RCAHMS Collections hold many images of these buildings and locations from battlefields, castles and churches, to the many commemorative monuments erected in later years. This gallery highlights a selection of these, including antiquarian sketches, photographic and drawn surveys, and architectural designs.

Publication Account (1977)

The royal castle was established on the massive motte of Castledykes, located nearly a mile to the south of the centre of Dumfries. A castellated structure at Castledykes reputedly dates to at least the late twelfth century (Truckell (1), n. d., 7), and there is mention of a chapel of St. Mary at Castledykes in the early thirteenth century (Barbour, 1905-6, 49). The castle was rebuilt in stone in the 1260s and workmen during the Edwardian occupation dug a great ditch around the castle as well as constructing a wooden paling to encircle it. In 1335 Sir Eustace Maxwell of Caerlaverock, who held Dumfries for Edward III, noted in a revenue return that 'of the mote of the castle and certain royal lands called Kingsholm at Dumfries which are wont to be worth 60 shillings there is no reply' (Barbour, 1905-6, 49). The castle and Kingsholm were thus united as they are today. The belief is strong that Dumfries Castle was destroyed after its capture by Bruce in 1313 and was not rebuilt.

Information from ‘Historic Dumfries: The Archaeological Implications of Development’ (1977).

Watching Brief (9 February 2010 - 10 February 2010)

Watching brief during excavation of new cycleway within scheduled area, just outwith the main defensive ditch to the NE of the castle.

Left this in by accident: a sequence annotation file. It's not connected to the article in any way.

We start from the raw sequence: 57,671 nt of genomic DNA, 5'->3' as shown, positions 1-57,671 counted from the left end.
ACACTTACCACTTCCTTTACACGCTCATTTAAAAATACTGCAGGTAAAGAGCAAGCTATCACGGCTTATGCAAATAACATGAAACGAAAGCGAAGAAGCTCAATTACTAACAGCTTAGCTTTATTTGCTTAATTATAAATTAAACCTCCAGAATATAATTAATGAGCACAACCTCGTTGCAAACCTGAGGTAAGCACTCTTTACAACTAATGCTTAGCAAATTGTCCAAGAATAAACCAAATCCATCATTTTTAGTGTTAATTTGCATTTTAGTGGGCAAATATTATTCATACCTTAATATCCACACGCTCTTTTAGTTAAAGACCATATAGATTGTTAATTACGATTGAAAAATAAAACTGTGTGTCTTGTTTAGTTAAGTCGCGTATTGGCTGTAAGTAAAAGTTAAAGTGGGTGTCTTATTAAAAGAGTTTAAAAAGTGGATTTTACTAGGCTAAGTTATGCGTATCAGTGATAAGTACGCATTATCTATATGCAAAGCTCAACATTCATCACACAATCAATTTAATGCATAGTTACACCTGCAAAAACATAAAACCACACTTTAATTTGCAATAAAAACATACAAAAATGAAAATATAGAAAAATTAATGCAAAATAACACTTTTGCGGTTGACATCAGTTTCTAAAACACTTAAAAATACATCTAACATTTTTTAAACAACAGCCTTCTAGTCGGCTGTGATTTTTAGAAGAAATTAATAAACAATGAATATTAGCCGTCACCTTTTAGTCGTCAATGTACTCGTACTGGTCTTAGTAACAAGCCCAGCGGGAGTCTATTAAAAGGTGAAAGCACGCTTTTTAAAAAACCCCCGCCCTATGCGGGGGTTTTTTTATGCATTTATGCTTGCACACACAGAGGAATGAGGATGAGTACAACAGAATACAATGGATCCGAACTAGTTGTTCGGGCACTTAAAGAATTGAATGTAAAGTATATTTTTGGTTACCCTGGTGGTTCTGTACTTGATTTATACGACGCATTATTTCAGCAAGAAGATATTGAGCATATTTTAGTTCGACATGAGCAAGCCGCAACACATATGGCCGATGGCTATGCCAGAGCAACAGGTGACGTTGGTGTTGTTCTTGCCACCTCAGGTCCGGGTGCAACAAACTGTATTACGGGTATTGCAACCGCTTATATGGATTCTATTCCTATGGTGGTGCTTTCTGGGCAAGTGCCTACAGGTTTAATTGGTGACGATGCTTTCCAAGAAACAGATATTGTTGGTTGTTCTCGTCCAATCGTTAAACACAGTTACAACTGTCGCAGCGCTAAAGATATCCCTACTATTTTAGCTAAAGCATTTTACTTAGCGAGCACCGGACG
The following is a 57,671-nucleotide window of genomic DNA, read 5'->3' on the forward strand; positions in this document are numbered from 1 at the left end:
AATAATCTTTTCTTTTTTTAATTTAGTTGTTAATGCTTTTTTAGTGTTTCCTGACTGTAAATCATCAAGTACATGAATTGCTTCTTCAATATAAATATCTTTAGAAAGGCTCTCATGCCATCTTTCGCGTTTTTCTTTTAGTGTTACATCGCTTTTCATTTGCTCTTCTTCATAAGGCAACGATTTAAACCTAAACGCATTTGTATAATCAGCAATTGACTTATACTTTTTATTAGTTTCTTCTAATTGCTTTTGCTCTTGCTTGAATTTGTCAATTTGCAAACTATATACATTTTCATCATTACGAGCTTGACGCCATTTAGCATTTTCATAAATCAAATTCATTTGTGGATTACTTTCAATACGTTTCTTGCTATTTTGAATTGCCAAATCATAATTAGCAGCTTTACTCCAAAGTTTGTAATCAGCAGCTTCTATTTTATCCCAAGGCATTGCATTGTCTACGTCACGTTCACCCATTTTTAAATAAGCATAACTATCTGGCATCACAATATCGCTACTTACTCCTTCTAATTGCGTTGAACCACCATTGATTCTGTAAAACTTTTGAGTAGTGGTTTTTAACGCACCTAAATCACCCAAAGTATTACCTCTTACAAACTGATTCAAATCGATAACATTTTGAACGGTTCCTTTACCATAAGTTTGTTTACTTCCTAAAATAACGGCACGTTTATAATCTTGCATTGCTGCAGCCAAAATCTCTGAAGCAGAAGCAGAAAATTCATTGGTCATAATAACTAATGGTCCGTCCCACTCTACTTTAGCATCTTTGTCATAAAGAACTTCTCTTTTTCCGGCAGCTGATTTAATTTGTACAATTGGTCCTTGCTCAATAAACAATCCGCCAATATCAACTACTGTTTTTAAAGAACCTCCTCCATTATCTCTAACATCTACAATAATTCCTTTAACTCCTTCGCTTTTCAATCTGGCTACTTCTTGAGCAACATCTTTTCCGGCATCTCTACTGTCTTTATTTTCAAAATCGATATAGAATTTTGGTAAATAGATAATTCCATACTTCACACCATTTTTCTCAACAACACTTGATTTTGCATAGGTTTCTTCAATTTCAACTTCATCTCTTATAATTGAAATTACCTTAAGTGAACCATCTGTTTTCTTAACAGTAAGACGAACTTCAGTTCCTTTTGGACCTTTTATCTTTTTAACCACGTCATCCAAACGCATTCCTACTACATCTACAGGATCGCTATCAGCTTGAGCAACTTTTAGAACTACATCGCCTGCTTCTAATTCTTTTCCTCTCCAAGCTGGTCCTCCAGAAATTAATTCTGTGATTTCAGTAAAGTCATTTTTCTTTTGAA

Dumfries and Galloway Council (A. J. Nicholson) OASIS ID: dumfries2-73000

Geophysical Survey (7 September 2012)

NX 9775 7467 A small scale community geophysical survey was carried out on 7 September 2012 by volunteers as part of a series of events by Discovering Dumfries and Galloway’s Past, run by the University of Glasgow. The resistance survey recorded a number of anomalies across and to the immediate N of Castle Hill, the site of the former Royal Castle of Dumfries. At least some of these anomalies may relate to stone built features, although the limited nature of the survey made interpretation tentative.

Report: Dumfries and Galloway SMR

Funder: The Scottish Government and The European Community, Dumfries and Galloway LEADER 2007–2013, The Crichton Foundation and The University of Glasgow

Giles Carey, University of Glasgow


Field Visit

For a possible barbican associated with the castle, see NX97SE 19, Dumfries, 'Paradise'.

T C Welsh, MS 4032 and T C Welsh, 2007f.